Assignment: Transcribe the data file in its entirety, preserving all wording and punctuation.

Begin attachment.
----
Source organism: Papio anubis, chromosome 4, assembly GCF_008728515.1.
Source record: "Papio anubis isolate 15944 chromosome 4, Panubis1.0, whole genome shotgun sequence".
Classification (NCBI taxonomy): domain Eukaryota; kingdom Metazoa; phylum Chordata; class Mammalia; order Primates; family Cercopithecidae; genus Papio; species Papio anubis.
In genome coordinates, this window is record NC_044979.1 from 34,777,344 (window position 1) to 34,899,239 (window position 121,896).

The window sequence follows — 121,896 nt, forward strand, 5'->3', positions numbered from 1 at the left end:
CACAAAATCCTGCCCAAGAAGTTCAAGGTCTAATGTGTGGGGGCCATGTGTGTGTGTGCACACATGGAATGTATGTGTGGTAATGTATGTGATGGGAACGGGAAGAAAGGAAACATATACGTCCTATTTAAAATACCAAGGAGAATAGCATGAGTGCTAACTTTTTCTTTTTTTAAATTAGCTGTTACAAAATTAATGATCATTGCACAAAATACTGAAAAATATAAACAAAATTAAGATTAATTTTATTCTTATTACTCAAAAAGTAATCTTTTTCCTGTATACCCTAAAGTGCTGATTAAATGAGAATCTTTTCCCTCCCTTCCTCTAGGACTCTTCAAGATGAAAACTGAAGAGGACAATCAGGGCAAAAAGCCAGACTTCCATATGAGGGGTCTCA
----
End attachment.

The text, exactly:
Source organism: Papio anubis, chromosome 4, assembly GCF_008728515.1.
Source record: "Papio anubis isolate 15944 chromosome 4, Panubis1.0, whole genome shotgun sequence".
Classification (NCBI taxonomy): domain Eukaryota; kingdom Metazoa; phylum Chordata; class Mammalia; order Primates; family Cercopithecidae; genus Papio; species Papio anubis.
In genome coordinates, this window is record NC_044979.1 from 34,777,344 (window position 1) to 34,899,239 (window position 121,896).

The window sequence follows — 121,896 nt, forward strand, 5'->3', positions numbered from 1 at the left end:
CACAAAATCCTGCCCAAGAAGTTCAAGGTCTAATGTGTGGGGGCCATGTGTGTGTGTGCACACATGGAATGTATGTGTGGTAATGTATGTGATGGGAACGGGAAGAAAGGAAACATATACGTCCTATTTAAAATACCAAGGAGAATAGCATGAGTGCTAACTTTTTCTTTTTTTAAATTAGCTGTTACAAAATTAATGATCATTGCACAAAATACTGAAAAATATAAACAAAATTAAGATTAATTTTATTCTTATTACTCAAAAAGTAATCTTTTTCCTGTATACCCTAAAGTGCTGATTAAATGAGAATCTTTTCCCTCCCTTCCTCTAGGACTCTTCAAGATGAAAACTGAAGAGGACAATCAGGGCAAAAAGCCAGACTTCCATATGAGGGGTCTCA